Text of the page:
Photo of the Week (10/03/2012): Safety Stop

For the beginner diver this is one of the most discomfiting times of a dive, the safety stop, 3 minutes at 5 meters with the aim of eliminating microbubbles which are the cause of the dreaded decompression sickness or the ‘bends’. This can be an embarrassing time and as a beginner I used to flail around sometimes and I’ve even been dragged down by exasperated divemaster.


The pro’s make this look effortless, motionless in the water, maintaining their near constant depth sometimes even checking out their photographs from the dive. The trick to getting this perfected is to always check your depth and attune yourself to how your breathing affects your speed of ascent and descent. Being perfectly weighted especially with your empty tank in mind is also essential and with some practice being uber cool during the safety stop is well within reach.


Unwanted attention on the Medhafaru

I could almost feel the fish’s pain as it flailed along sideways, jerking spasmodically above the Medhafaru’s deck. The fusilier had perhaps been the victim of a tuna or seerfish strike into a shoal and mortally injured but still alive had drifted down to the ship.


To add insult to injury the poor fish was being pursued mercilessly by two well meaning cleaner wrasses. It is a common site to see the fusiliers taking turns at a cleaning station to get picked clean by these helpful fish but in this case the ‘client’ seemed less than happy, swimming away in stuttering, sideways spurts to try and evade the cleaner wrasses to no avail. Underwater life is tough indeed.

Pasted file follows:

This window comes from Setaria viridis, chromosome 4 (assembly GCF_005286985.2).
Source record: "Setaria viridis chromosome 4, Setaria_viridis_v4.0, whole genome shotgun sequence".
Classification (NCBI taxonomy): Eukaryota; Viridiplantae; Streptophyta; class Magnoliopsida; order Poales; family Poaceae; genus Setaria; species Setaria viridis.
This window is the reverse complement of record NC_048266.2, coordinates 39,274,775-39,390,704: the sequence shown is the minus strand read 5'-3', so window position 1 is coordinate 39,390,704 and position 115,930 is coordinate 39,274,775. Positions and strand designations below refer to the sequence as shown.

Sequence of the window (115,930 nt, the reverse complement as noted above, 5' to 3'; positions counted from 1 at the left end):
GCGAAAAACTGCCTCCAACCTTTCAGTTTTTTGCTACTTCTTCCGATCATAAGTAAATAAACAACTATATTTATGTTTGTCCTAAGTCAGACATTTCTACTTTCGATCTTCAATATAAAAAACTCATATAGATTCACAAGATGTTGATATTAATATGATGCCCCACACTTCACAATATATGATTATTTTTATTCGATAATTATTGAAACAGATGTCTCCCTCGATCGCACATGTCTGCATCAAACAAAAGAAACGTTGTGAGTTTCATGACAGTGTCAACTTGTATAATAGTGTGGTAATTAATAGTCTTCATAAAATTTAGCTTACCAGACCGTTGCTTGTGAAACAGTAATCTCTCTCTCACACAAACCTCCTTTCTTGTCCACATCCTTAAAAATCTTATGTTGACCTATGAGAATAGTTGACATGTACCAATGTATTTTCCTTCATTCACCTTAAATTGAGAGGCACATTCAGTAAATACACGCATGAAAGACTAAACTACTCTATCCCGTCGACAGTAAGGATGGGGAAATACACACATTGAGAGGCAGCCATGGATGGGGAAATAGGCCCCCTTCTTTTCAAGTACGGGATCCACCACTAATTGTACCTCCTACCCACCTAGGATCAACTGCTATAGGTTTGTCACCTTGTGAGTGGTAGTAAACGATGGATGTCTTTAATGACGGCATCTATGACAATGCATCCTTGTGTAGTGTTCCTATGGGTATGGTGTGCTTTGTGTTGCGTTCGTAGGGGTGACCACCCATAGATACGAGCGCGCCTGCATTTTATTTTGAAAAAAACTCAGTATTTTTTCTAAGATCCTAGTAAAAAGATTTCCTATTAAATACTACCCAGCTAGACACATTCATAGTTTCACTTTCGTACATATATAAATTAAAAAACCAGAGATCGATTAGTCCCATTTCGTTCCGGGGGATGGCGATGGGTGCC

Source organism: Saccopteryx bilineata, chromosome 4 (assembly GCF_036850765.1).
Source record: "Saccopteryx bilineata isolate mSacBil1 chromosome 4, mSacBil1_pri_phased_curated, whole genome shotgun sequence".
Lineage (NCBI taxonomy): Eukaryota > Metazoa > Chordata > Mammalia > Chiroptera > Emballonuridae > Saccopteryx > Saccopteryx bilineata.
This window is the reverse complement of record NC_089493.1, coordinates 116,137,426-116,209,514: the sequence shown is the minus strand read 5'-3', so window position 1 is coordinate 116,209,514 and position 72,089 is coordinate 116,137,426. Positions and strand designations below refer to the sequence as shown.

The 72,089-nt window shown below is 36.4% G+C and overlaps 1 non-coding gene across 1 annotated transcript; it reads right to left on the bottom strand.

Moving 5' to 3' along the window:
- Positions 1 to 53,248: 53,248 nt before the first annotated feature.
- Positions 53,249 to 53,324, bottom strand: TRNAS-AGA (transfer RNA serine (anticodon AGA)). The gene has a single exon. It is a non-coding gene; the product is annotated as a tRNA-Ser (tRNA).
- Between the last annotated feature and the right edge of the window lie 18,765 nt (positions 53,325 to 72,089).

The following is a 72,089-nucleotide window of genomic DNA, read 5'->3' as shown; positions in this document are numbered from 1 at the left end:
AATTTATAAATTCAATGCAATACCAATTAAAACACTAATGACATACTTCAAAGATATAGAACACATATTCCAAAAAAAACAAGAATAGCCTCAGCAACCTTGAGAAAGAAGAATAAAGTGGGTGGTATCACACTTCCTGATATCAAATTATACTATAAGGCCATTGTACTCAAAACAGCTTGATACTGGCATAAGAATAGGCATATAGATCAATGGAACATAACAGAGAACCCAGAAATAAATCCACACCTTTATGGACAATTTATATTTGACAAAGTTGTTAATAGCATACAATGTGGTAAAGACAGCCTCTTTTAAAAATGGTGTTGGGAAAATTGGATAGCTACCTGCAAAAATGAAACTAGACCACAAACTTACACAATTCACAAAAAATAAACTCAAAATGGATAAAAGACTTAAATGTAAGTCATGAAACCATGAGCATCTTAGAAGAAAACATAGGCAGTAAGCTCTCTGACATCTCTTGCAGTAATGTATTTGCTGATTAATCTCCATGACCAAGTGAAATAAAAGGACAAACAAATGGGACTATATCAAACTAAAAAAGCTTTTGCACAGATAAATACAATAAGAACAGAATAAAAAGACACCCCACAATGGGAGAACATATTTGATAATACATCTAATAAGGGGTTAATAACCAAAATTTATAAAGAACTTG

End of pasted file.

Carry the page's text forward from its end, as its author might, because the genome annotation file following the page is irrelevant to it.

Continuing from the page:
Photo of the Week (09/26/2012): City of Angels?

To be fair it is not only natural landscapes that are breathtaking as there are a number of man made vistas that to the beholder are quite beautiful. What you don't see however is the urban blight, the concrete, the emissions and the gridlock that makes some cities, in this case Los Angeles a nightmare to live in and for the environment. So here's your ambiguous photo of the week, taken a couple of years ago from the Griffith Park Observatory.

 City of Angels


Published in Popular Photography

I rarely enter photo competitions (i.e. I'm quite lazy) but this one I did and it was quite gratifying to get published and win the 'Best Shot' competition over at Popular Photography with my Baitball on the Cargo image!


Photo of the Week (09/14/2012): Truncated Tuna

A visit to the Negombo fish market is eye opening, if somewhat of an assault on the olfactory senses. For those who want a taste (figuratively speaking of course) of where their seafood comes from, a walk through the market is a must. It is not a pretty sight, especially for those who like rays and sharks (more to come of those) and the glassy eyed fish staring at you is quite eerie. It is hard to pass judgement on the people making a living off this, but it certainly is a good introduction to one sector that is impacting the ocean environment immensely.



Photo of the Week (09/05/2012): At night they feed